April 14, 2014 by Skyler Paltell
Day for Admitted Students was this weekend, and William & Mary welcomed over 3,000 students and their families to campus. As a tour guide, I’ve been volunteering with DFAS for three years now, and every year the tribe pride that accompanies the occasion is unrivaled. Admitted students are exceptionally great because they’ve already applied and found something to love about W&M–and while deciding on a college is difficult, DFAS is meant to show them who we are, and what they could be a part of. So without further ado, here are the top 15 reasons I chose to become a member of the Tribe.
- The beauty of the campus and the surrounding area. Having grown up in a city, I had never seen so many trees and bricks in one place. I was enchanted by the beauty of old campus and the colonial architecture on DoG Street.
- The people. Every time I got lost on my campus visit, someone was always more than willing to point me in the right direction. Everyone was friendly, the students seemed interesting and genuinely happy, and the professors I spoke to via email were amazingly helpful.
- The Wren Building. You can’t challenge the appeal of attending class in the oldest academic building in America.
- The traditions. Between Yule Log, Convocation, and King & Queens, W&M has an undeniable array of amazing traditions. And what’s more, everyone takes them seriously and each tradition has a history.
- The prestige. Attending one of the most elite public schools in the nation has its advantages–the W&M name carries a definite weight.
- The small classes. I wanted a school where I could have a personal relationship with my professors, and small classes where I could be an active participant. I found that here, even in entry level classes and major requirements.
- My senior interviewer. He was my first up close and personal impression of a W&M student, and I had a great interview. I still remember him making me laugh and putting my nerves at ease.
- Lake Matoaka. Outdoor recreation has always been important to me, and having 10 miles of hiking trails at my disposal was a definite plus. And don’t forget the canoes, kayaks, and paddleboards that are free to check out with your student ID.
- Tribe Pride. W&M students have a definite sense of community and school spirit that I didn’t find on any other campuses I toured.
- The Cipher. W&M is the only school with its own British charter, crest, and cipher. I remember thinking even the police cars looked classy with the intertwined W and M emblazoned on their sides.
- A sense of belonging. When I stepped onto campus, I felt like I belonged. I could see myself walking through Wren during Convocation, wearing green and gold during football games, and taking pictures with the Griffin.
- The safety of the campus. Coming from Baltimore, Maryland (the third homicide capital in America), being able to feel safe and secure on campus was a definite plus.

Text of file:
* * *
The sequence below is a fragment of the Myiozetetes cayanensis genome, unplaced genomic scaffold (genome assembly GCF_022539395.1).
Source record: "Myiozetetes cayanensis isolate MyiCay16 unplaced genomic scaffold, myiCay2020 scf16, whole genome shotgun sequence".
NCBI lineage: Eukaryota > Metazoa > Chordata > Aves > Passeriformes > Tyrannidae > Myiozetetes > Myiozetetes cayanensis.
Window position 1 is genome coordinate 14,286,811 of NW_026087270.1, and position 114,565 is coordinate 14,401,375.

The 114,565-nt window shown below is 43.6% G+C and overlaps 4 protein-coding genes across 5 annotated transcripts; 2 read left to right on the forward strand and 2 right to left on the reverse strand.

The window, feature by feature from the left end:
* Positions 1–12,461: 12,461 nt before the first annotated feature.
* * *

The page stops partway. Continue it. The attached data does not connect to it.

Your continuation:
- The Alma Mater. Every time I sing it, I still get really excited to shout “William! And Mary!” at the top of my lungs during the chorus.
- Taylor Reveley. He just seemed awesome. He still is awesome.
- The gut feeling that this was the place for me. When I walked onto campus for a tour my junior year of high school, I never wanted to leave. Between the amazing people, the brilliant professors, and the beautiful campus, I knew that W&M was the best place for me for the next four years. Applying early is not something I have ever regretted–I can’t see myself anywhere else.
March 21, 2014 by Skyler Paltell
Mark Edmundson’s essay, Who Are You and What Are You Doing Here, was one of the first things I read for my creative writing class this semester. It was interesting, mainly for its syntax—it was relatable, directed toward undergraduates, but still combined an interesting vocabulary with a personally relevant subject. And secondly, it was perhaps the first, if not the only, piece I have read in my college career that was entirely about college. In the essay, Edmundson described his own undergraduate experience, his experiences teaching, and what higher education meant to him; he combines humor with solemnity, memories from the past with hopes for the future. He raised existential questions, forced me to think seriously about who I am, and what exactly I’m doing in college. As a student with an interest in pursuing a career in higher education, this was the first time I could actually connect with a written work we studied in class—it was a beautifully written, personally relevant piece.
And so when Edmundson came to speak to the English Department yesterday, I was more than thrilled. Here was a man, a brilliant man, who advocated studying a subject purely out of interest, for pursuing a career based on long term personal and career goals rather than salary, and for exploring the meaning of the self—what it is to be a young adult on the precipice of a career. In his lecture, Edmundson divided career paths into three ideals: Compassion, Courage, and Contemplation, and stated that essentially every career path correlates with an ideal (save for the arts, which constitute a separate ideal.) And here he was, this man who inspired me and gave me hope through his words, standing ten feet away and telling me I could choose a job I loved, simply because I loved it.